His adult behavior st Yale may be different, but, again, if it does not prevent his admission to the bar, it should not prevent his professional advancement in any way. Again, this is a remote claim, brought late. Does it matter? No. Not to his fitness.

    His outburst at Klobuchar? Justified! If you think this is a fancy job interview, she arguably violated the ADA by asking questions about a potential disability. I would have thrown that in her face. (Don’t even ask what a reasonable accommodation for alcoholics in the workplace might be. We lawyers have already figured that out.)

    In principle, I do not object to the delay, based upon the desire of certain Senators to satisfy their need for information in order to fulfill their duties to advise and consent. I don’t think it is necessary, but they have the burden to fulfill it. (If I were BK, I would have answered those Senators who asked if he supported a full FBI investigation that it was not his job to tell him how they should do their job and the Third Branch has a Political Question doctrine that forbids him from doing so. However, that answer may disqualify him on certain future cases.)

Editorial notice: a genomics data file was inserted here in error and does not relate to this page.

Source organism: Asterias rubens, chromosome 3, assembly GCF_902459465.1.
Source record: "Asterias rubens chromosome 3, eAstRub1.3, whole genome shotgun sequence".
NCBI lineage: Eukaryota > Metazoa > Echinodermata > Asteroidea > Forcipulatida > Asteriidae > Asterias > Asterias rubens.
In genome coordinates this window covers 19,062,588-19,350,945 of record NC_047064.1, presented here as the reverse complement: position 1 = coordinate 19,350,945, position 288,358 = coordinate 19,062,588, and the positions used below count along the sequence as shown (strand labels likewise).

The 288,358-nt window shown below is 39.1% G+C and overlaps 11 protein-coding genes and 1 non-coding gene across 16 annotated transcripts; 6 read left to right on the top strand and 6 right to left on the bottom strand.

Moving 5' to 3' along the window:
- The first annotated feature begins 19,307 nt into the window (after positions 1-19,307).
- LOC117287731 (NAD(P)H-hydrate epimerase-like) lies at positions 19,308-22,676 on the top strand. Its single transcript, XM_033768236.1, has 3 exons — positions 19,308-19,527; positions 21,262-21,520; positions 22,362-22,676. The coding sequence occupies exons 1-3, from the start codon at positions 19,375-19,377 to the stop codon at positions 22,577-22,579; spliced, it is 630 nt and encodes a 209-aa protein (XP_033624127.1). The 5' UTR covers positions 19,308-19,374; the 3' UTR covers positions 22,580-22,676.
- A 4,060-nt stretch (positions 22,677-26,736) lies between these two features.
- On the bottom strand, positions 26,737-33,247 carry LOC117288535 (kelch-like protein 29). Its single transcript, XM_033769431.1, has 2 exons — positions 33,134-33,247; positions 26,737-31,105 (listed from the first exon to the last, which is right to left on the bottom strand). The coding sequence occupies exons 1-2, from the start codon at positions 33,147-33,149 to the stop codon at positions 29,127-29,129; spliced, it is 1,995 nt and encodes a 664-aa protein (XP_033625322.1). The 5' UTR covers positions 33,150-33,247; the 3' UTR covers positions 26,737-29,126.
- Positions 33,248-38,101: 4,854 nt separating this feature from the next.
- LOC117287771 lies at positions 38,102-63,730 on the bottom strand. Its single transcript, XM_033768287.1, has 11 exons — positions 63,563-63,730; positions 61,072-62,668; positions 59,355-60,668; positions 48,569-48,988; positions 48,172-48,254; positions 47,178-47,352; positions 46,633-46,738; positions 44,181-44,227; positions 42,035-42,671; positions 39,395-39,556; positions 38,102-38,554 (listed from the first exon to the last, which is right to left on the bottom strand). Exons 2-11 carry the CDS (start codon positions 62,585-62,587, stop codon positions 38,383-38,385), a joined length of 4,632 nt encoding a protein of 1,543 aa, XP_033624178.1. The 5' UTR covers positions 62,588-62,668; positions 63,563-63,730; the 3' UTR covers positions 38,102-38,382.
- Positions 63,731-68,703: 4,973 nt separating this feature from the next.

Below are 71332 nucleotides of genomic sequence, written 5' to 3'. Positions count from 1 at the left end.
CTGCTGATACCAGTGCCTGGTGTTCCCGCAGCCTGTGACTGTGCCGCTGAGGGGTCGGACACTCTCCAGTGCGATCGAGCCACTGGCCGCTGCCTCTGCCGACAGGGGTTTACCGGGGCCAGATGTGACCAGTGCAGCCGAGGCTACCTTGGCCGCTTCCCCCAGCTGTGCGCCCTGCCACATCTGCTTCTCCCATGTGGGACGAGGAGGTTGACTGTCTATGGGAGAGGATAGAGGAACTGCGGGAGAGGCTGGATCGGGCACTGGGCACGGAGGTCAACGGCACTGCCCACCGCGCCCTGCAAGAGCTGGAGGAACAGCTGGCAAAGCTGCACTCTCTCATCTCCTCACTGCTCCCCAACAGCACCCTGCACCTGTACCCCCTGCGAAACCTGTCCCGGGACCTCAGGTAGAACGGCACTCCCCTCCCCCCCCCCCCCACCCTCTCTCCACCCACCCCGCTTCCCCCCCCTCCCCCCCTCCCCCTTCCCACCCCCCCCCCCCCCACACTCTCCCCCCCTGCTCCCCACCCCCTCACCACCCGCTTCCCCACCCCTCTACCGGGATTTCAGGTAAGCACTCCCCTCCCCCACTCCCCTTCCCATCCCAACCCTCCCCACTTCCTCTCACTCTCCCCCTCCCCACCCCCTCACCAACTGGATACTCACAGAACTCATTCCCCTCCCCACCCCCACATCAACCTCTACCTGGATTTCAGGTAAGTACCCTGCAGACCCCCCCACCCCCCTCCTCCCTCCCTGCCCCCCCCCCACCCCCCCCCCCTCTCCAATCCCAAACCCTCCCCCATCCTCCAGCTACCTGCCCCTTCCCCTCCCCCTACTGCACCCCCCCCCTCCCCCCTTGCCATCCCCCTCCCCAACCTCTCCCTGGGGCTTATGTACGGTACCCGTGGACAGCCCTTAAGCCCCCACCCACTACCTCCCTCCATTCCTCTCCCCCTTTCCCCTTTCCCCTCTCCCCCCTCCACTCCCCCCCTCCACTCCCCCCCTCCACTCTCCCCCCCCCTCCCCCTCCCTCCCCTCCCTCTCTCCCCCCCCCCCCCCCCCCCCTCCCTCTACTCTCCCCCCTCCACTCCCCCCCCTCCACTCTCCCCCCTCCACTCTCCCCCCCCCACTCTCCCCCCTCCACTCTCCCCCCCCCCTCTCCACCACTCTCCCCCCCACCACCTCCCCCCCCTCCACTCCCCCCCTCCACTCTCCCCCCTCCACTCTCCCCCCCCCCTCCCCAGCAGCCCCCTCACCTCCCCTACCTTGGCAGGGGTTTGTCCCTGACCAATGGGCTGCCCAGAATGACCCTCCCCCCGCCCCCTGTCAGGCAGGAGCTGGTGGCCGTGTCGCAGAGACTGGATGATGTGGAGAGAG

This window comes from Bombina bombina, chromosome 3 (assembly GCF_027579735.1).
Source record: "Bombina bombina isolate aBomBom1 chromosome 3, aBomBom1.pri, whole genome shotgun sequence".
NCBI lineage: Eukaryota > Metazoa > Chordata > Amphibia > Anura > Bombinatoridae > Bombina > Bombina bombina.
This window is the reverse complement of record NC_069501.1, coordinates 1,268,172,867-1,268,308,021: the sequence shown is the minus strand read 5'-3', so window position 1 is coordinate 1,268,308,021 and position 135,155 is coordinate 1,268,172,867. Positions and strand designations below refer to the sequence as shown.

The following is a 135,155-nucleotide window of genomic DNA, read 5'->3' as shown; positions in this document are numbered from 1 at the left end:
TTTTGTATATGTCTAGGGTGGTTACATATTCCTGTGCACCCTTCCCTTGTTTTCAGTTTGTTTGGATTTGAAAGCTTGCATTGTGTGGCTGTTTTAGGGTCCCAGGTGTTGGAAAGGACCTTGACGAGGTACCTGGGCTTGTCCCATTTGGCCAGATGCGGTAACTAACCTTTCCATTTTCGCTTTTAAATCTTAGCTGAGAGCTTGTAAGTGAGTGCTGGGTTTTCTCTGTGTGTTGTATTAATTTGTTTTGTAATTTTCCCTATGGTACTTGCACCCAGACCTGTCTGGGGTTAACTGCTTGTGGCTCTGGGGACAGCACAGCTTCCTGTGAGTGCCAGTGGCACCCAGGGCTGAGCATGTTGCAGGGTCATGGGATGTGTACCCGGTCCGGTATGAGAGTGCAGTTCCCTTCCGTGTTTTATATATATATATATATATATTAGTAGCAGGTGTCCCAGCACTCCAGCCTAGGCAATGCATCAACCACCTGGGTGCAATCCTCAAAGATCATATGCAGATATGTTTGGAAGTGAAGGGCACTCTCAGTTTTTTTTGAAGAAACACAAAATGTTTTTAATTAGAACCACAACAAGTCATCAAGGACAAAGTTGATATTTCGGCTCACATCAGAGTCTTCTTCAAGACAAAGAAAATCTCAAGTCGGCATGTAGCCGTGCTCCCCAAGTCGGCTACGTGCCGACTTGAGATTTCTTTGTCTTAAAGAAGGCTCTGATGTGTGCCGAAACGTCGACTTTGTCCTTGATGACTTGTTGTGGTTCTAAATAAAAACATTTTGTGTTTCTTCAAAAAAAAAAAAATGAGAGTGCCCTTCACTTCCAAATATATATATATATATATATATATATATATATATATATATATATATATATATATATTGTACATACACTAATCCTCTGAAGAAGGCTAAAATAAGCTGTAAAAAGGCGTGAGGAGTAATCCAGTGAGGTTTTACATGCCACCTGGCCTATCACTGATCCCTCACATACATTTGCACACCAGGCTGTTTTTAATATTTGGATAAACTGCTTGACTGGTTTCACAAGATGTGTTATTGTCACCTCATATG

All in all, whether the allegations are true (and I did not think either were deceitful), I do not believe her allegations matter. Of course, now, if you think he was lying, that would be relevant. If he had said he did it, but he has grown, that would be one thing. He denied it. If you believe he is lying, because of bias or not, lying under oath last week would matter.

    I just don’t have a good reason to think he did.

    It seems like something happened to her; I am not persuaded that he did it.

    Take it for what you will.

    -Jut

    • This is substantially my position as well.